The last year or so has seen the press filled with stories of elderly farmers killed by cattle and other livestock.

The reality is that farming is the most dangerous way-of-life that any person can follow in this country. And the older one gets, the greater the risk of being hurt by an animal or an item of machinery.

This should not come as a surprise to anyone. The reflexes that we had as young men and women become a fast fading memory as we pass through the 60 years-of-age barrier.

‘A young person’s job’

Farming is a young person’s occupation. And this should be reflected in the legislation that is enacted here in the UK on the matter – once Brexit becomes a reality.

It is now clear to me that farmers should be forced to retire, once they reach 65 years-of-age.

One way of making this possible is for Defra to declare that all support measures will not be paid out to people who are above this age threshold.

Such a move would also have the added benefit of forcing farmers to have a viable succession plan in place before they reach an agreed retirement age.

The industry has been talking for years about getting the average farmer age down. Surely, this would be one way of achieving such an objective.

A support scheme for retired farmers

In return for an agreement to retire at a certain age, the UK should also put in place a support scheme that would see regular pension payments made to those former producers who had implemented a feasible succession plan.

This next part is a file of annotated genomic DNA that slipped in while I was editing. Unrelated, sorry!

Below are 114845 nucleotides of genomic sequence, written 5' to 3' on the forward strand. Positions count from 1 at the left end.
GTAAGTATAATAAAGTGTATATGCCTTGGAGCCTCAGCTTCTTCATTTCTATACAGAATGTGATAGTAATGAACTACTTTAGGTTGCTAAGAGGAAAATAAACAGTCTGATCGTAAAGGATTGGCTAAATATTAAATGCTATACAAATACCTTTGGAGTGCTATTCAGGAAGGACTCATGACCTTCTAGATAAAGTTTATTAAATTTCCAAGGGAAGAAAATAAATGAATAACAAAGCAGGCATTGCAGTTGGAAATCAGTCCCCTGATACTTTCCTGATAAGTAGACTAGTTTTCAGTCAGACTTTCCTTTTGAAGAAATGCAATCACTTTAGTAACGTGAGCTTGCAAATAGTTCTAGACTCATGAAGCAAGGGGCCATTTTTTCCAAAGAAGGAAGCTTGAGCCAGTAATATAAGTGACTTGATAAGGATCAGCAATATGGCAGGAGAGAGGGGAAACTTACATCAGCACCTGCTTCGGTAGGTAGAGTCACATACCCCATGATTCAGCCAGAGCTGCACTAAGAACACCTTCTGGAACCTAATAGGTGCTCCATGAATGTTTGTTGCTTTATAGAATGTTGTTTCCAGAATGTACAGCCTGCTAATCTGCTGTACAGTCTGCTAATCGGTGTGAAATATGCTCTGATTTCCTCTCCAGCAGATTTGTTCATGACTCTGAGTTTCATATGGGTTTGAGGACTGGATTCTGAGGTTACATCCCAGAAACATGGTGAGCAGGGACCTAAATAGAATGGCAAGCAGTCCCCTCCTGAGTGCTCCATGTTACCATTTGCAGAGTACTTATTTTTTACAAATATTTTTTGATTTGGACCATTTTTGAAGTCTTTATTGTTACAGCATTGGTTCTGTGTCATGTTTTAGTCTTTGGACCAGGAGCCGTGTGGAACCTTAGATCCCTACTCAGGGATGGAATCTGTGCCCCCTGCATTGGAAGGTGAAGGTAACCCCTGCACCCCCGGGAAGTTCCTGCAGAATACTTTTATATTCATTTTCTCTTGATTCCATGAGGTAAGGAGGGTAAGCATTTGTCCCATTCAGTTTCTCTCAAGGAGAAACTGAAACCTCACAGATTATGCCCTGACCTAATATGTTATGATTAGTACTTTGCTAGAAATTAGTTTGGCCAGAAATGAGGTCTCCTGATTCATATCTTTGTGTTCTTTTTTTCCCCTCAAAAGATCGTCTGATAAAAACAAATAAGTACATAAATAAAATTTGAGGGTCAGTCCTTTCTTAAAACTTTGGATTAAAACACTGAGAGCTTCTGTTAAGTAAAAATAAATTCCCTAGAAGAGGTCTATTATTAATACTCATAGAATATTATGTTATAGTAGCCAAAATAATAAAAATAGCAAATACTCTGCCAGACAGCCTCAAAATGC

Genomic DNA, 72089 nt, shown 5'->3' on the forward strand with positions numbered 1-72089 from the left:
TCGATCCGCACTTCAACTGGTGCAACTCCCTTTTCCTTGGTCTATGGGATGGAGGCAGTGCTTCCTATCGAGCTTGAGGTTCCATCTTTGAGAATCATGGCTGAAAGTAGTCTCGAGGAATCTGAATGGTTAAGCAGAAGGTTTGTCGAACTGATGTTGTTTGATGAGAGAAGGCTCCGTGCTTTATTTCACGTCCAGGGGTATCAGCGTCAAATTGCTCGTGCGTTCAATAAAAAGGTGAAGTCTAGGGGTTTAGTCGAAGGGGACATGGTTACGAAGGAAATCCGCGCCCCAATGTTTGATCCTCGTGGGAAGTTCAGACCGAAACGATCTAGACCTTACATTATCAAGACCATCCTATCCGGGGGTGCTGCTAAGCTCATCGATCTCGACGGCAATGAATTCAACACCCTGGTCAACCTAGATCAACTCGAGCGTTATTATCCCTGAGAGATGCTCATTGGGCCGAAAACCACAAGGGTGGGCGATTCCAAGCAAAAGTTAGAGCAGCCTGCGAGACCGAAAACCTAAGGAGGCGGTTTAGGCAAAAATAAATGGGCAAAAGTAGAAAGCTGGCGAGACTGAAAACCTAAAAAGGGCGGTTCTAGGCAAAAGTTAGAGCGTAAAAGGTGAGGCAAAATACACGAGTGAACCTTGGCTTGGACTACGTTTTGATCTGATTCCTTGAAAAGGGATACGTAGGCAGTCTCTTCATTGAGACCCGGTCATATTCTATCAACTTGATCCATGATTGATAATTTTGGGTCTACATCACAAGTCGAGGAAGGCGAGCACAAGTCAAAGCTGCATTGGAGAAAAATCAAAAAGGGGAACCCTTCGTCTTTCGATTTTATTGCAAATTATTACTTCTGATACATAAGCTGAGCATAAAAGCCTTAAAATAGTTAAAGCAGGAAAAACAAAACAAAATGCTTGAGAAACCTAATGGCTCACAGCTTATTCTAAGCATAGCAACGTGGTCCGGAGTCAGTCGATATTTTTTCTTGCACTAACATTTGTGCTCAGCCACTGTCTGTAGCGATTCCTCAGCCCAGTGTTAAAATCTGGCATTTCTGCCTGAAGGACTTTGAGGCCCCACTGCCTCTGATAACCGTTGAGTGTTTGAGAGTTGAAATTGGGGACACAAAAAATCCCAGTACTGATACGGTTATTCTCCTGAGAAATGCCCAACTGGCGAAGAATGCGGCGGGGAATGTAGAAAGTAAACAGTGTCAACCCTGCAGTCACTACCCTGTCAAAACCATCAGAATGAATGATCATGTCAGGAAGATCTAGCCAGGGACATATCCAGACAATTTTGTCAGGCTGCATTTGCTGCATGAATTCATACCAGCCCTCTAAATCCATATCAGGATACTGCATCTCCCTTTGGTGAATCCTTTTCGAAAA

These could be bolted-on to the national pension payments, which they are already eligible for.

All the statistics point to the sad reality that older people are more liable to succumb to a farm accident than any other age group. Anything that can be done to reduce these figures should be – and must be – looked at.

It’s also time for the farming industry to realise that better education programmes and voluntary initiatives of different sorts are not getting the farm accident figures down quickly enough.

At this stage, it really is time to look at other options. Introducing a mandatory retirement age for farmers is one possible way of bringing a fresh perspective to the subject.

Farming is a way-of-life for many people. But on the other hand, it should not be allowed to become an all-consuming commitment for older people.

Everyone deserves a safe and enjoyable retirement, free from the stress associated with managing a business that really could cost them their lives.

Farm Safety Week 2018 starts today. So why don’t the ‘rule makers’ start to take real decisions that will genuinely make our farms safer places for everyone?